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Results: 9

1.

Lisdexamfetamine

A prodrug of the d-isomer of amphetamine, a non-catecholamine sympathomimetic amine with central nervous system (CNS) stimulating activity. Upon administration, lisdexamphetamine is converted to dextroamphetamine through cleavage of the lysine group. Dextroamphetamine acts by facilitating the release of catecholamines, particularly noradrenaline and dopamine, from its storage sites in nerve terminals in the CNS, and inhibits their uptake within the mesocorticolimbic system, a major component of the brain reward system, resulting in measurable behavioral changes such as euphoria, mental alertness and excitement and appetite suppression. As a CNS stimulant, this agent may increase blood pressure. [from NCI]

MedGen UID:
360284
Concept ID:
C1873633
Pharmacologic Substance
2.

Lisdexamfetamine dimesylate

The dimesylate form and prodrug of the d-isomer of amphetamine, a non-catecholamine sympathomimetic amine with central nervous system (CNS) stimulating activity. Upon administration, lisdexamphetamine is converted to dextroamphetamine through cleavage of the lysine group. Dextroamphetamine acts by facilitating the release of catecholamines, particularly noradrenaline and dopamine, from its storage sites in nerve terminals in the CNS, and inhibits their uptake within the mesocorticolimbic system, a major component of the brain reward system, resulting in measurable behavioral changes such as euphoria, mental alertness and excitement and appetite suppression. As a CNS stimulant, this agent may increase blood pressure. [from NCI]

MedGen UID:
314978
Concept ID:
C1739826
Pharmacologic Substance
3.

Methylphenidate

A central nervous system stimulant used most commonly in the treatment of ATTENTION DEFICIT DISORDER in children and for NARCOLEPSY. Its mechanisms appear to be similar to those of DEXTROAMPHETAMINE. The d-isomer of this drug is referred to as DEXMETHYLPHENIDATE. [from MeSH]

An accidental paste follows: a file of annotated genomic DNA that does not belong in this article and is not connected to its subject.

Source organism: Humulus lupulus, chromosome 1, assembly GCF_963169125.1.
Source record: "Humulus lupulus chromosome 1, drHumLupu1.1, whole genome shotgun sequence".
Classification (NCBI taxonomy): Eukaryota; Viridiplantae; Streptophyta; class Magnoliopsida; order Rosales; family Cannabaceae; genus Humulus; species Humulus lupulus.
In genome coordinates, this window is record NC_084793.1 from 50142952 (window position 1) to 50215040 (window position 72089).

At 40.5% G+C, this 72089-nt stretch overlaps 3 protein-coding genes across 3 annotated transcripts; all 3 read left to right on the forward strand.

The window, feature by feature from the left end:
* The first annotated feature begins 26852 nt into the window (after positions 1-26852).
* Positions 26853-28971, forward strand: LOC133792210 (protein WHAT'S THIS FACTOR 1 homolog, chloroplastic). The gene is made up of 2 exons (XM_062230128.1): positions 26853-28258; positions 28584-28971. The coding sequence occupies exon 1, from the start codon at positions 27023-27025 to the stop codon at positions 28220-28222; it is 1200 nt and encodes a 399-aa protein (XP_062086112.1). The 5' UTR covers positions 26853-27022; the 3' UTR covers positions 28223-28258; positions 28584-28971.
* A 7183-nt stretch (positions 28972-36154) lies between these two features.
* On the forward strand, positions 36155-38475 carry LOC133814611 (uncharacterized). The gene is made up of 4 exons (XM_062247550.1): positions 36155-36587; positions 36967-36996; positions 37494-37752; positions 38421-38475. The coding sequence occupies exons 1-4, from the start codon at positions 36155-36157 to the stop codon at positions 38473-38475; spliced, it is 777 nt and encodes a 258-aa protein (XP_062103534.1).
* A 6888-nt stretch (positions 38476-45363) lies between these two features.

MedGen UID:
6360
Concept ID:
C0025810
Pharmacologic Substance
4.

Attention deficit hyperactivity disorder

Attention deficit hyperactivity disorder (ADHD) manifests at age 2-3 years or by first grade at the latest. The main symptoms are distractibility, impulsivity, hyperactivity, and often trouble organizing tasks and projects, difficulty going to sleep, and social problems from being aggressive, loud, or impatient. [from HPO]

MedGen UID:
506017
Concept ID:
CN006126
Finding
5.

Hyperactivity

MedGen UID:
504585
Concept ID:
CN000708
Finding
6.

Methylphenidate response

MedGen UID:
488590
Concept ID:
CN165241
Sign or Symptom
7.

Attention deficit-hyperactivity disorder

MedGen UID:
426927
Concept ID:
CN033424
Disease or Syndrome
8.

Attention deficit hyperactivity disorder

Is it hard for your child to sit still? Does your child act without thinking first? Does your child start but not finish things? If so, your child may have attention deficit hyperactivity disorder (ADHD). Nearly everyone shows some of these behaviors at times, but ADHD lasts more than 6 months and causes problems in school, at home and in social situations. ADHD is more common in boys than girls. It affects 3-5 percent of all American children. The main features of ADHD are: -Inattention. -Hyperactivity. -Impulsivity. No one knows exactly what causes ADHD. It sometimes runs in families, so genetics may be a factor. There may also be environmental factors. A complete evaluation by a trained professional is the only way to know for sure if your child has ADHD. Treatment may include medicine to control symptoms, therapy, or both. Structure at home and at school is important. Parent training may also help. NIH: National Institute of Mental Health .  [from MedlinePlus]

MedGen UID:
220387
Concept ID:
C1263846
Mental or Behavioral Dysfunction
9.

Hyperactive behavior

Excessive movement of muscles of the body as a whole, which may be associated with organic or psychological disorders. [from MeSH]

MedGen UID:
98406
Concept ID:
C0424295
Finding

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